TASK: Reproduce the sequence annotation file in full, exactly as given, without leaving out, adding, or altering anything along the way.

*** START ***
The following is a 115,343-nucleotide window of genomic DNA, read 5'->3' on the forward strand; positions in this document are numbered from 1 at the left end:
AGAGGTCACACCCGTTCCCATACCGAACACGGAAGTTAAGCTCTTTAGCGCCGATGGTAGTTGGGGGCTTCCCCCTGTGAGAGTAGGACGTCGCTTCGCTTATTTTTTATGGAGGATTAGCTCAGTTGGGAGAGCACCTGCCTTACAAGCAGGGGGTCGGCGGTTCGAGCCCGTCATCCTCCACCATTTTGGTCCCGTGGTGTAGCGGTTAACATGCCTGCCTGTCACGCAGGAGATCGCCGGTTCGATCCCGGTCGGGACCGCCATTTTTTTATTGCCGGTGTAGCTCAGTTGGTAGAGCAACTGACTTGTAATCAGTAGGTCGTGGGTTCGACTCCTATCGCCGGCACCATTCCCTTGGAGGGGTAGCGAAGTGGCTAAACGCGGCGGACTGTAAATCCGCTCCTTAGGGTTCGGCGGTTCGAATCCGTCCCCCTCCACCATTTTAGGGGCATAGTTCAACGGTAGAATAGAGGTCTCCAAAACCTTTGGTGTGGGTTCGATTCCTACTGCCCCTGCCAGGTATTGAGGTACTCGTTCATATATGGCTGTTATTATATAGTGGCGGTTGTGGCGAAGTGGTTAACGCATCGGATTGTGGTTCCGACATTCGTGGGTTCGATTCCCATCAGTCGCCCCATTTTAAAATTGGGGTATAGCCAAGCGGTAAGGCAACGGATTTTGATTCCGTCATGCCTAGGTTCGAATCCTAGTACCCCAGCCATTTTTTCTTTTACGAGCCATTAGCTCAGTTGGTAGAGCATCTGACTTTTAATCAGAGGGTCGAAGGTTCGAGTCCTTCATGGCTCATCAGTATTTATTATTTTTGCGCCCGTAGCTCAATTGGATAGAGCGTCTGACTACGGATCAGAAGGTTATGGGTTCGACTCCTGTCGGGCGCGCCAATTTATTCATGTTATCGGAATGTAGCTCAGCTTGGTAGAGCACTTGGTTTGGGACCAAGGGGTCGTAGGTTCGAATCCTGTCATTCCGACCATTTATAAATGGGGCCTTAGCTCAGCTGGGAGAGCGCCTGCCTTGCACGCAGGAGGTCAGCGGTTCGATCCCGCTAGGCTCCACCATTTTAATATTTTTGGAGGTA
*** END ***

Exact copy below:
The following is a 115,343-nucleotide window of genomic DNA, read 5'->3' on the forward strand; positions in this document are numbered from 1 at the left end:
AGAGGTCACACCCGTTCCCATACCGAACACGGAAGTTAAGCTCTTTAGCGCCGATGGTAGTTGGGGGCTTCCCCCTGTGAGAGTAGGACGTCGCTTCGCTTATTTTTTATGGAGGATTAGCTCAGTTGGGAGAGCACCTGCCTTACAAGCAGGGGGTCGGCGGTTCGAGCCCGTCATCCTCCACCATTTTGGTCCCGTGGTGTAGCGGTTAACATGCCTGCCTGTCACGCAGGAGATCGCCGGTTCGATCCCGGTCGGGACCGCCATTTTTTTATTGCCGGTGTAGCTCAGTTGGTAGAGCAACTGACTTGTAATCAGTAGGTCGTGGGTTCGACTCCTATCGCCGGCACCATTCCCTTGGAGGGGTAGCGAAGTGGCTAAACGCGGCGGACTGTAAATCCGCTCCTTAGGGTTCGGCGGTTCGAATCCGTCCCCCTCCACCATTTTAGGGGCATAGTTCAACGGTAGAATAGAGGTCTCCAAAACCTTTGGTGTGGGTTCGATTCCTACTGCCCCTGCCAGGTATTGAGGTACTCGTTCATATATGGCTGTTATTATATAGTGGCGGTTGTGGCGAAGTGGTTAACGCATCGGATTGTGGTTCCGACATTCGTGGGTTCGATTCCCATCAGTCGCCCCATTTTAAAATTGGGGTATAGCCAAGCGGTAAGGCAACGGATTTTGATTCCGTCATGCCTAGGTTCGAATCCTAGTACCCCAGCCATTTTTTCTTTTACGAGCCATTAGCTCAGTTGGTAGAGCATCTGACTTTTAATCAGAGGGTCGAAGGTTCGAGTCCTTCATGGCTCATCAGTATTTATTATTTTTGCGCCCGTAGCTCAATTGGATAGAGCGTCTGACTACGGATCAGAAGGTTATGGGTTCGACTCCTGTCGGGCGCGCCAATTTATTCATGTTATCGGAATGTAGCTCAGCTTGGTAGAGCACTTGGTTTGGGACCAAGGGGTCGTAGGTTCGAATCCTGTCATTCCGACCATTTATAAATGGGGCCTTAGCTCAGCTGGGAGAGCGCCTGCCTTGCACGCAGGAGGTCAGCGGTTCGATCCCGCTAGGCTCCACCATTTTAATATTTTTGGAGGTA